Digital Collections

Oral history interview with Joshua M. Kaplan

  • 1999-Jun-22 – 1999-Jun-24

Joshua M. Kaplan was born in 1960 in Boston, Massachusetts, the youngest of three siblings. His father was an academic physician specializing in hematology, and his mother was a social worker. Raised in a traditionally academic family, Kaplan and his siblings were expected to perform well in school and to pursue higher education. In high school Kaplan began his first research experience working under one of his father's colleagues, studying in vitro red blood cell development. From this point on he was inclined to study science and was interested in laboratory research. Kaplan attended Yale University, where he declared a major in chemistry but would later switch to biochemistry, working in Charles A. Janeway's immunology lab. He also met his wife-to-be, Jennifer S. Haas, there. Kaplan then matriculated into the University of California, San Francisco Medical School, where after his first year of medical training he decided to switch into a doctorate program. Kaplan did his research on cancer-associated src protein with J. Michael Bishop and Harold E. Varmus; he earned his PhD in 1988. He then pursued his research with a postdoctoral fellowship in Dr. H. Robert Horvitz's lab at the Massachusetts Institute of Technology. He had a hard time adjusting to the very different environment at the Massachusetts Institute of Technology, and he credits his time spent there as some of his most difficult yet instructive years. In 1997 Kaplan was appointed assistant professor in the Department of Genetics at Harvard University. In 1997 he left Harvard University and was appointed assistant professor in the Department of Molecular and Cell Biology at the University of California at Berkeley. His current research focuses on mapping signal transduction in the simple nervous system of C. elegans, in an effort to understand the workings of more complex nervous systems. Throughout his oral history Kaplan stresses the difficulty that academic researchers can face when trying to balance family and career, and the importance of putting family first. He has received many awards and honors including the Medical Scientist Training Program, the University of California Chancellor's Fellowship, and a Pew Scholars Program in the Biomedical Sciences grant, which he discusses in the oral history.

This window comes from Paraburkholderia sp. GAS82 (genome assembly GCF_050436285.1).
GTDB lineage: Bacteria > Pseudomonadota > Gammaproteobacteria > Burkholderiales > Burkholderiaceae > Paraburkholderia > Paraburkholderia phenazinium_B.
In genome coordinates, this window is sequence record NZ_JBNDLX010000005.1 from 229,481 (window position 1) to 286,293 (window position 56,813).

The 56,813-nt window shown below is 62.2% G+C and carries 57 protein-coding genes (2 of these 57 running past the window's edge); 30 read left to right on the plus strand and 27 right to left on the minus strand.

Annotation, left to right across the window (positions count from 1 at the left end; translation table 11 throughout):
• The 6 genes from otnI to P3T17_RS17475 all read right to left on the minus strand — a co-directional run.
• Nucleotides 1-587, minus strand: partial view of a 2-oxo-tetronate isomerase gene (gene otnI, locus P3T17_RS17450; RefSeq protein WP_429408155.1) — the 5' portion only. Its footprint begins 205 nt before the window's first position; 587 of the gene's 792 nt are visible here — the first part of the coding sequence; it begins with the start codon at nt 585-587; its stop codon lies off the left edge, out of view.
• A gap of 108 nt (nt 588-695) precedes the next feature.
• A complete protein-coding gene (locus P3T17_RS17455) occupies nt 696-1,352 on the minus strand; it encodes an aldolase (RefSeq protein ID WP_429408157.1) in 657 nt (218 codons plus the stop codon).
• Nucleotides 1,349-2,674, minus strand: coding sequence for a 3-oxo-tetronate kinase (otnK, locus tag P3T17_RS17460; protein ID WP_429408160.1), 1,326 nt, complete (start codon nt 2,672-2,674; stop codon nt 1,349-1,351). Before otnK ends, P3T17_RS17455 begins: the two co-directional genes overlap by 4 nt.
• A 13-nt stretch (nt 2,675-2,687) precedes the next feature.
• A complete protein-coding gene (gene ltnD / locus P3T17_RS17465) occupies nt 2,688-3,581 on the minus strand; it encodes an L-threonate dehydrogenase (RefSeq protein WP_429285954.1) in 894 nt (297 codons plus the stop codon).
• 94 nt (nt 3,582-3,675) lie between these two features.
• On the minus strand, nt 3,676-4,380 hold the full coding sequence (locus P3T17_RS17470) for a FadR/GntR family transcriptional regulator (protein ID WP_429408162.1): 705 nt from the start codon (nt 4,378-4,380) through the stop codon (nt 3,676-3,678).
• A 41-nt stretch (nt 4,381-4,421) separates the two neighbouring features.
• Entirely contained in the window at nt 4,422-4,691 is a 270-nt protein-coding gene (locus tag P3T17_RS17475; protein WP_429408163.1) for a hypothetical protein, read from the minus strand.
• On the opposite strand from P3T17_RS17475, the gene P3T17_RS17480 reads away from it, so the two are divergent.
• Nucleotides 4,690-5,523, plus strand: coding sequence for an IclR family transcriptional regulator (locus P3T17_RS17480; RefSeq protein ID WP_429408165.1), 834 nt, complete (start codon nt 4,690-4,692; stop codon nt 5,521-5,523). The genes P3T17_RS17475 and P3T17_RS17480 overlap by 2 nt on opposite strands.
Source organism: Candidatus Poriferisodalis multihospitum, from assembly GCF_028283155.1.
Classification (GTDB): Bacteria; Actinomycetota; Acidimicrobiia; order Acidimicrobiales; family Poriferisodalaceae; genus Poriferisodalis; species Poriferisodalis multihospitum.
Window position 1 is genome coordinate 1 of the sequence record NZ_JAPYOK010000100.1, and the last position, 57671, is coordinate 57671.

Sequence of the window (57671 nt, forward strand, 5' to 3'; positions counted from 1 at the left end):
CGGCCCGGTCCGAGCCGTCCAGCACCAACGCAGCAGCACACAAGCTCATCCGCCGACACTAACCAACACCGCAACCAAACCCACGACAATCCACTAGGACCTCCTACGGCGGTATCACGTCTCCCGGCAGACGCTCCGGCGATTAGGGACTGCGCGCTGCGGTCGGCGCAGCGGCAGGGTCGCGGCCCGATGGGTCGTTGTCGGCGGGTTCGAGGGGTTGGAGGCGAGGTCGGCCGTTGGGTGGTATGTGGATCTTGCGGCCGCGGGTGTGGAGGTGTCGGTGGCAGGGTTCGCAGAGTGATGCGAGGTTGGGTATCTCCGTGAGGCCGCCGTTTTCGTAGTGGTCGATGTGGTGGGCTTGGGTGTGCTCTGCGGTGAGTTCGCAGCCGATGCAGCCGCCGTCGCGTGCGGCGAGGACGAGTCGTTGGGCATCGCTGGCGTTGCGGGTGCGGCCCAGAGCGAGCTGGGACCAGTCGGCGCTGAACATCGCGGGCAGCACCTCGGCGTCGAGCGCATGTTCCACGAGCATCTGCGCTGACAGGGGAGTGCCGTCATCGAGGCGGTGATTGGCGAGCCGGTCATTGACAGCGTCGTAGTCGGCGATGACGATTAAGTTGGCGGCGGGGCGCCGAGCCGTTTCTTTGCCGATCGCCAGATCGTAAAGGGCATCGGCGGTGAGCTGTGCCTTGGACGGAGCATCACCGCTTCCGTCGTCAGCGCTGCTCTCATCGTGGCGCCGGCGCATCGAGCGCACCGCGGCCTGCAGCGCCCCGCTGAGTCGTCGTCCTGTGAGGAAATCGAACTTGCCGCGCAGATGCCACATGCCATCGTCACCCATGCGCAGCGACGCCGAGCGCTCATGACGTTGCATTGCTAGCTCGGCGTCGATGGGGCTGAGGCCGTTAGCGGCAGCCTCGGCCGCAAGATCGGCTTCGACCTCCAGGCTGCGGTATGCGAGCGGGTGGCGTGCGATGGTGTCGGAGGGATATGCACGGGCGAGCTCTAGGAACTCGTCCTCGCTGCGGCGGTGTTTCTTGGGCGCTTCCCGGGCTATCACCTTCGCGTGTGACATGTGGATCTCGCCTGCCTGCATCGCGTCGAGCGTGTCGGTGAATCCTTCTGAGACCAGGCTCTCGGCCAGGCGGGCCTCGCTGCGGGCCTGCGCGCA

Access this interview

Fill out a brief form to receive immediate access to these files.

  • 1 PDF Transcript File
  • 12 Audio Recording Files

If you have any questions about transcripts, recordings, or usage permissions, contact the Center for Oral History at

PDF — 166 KB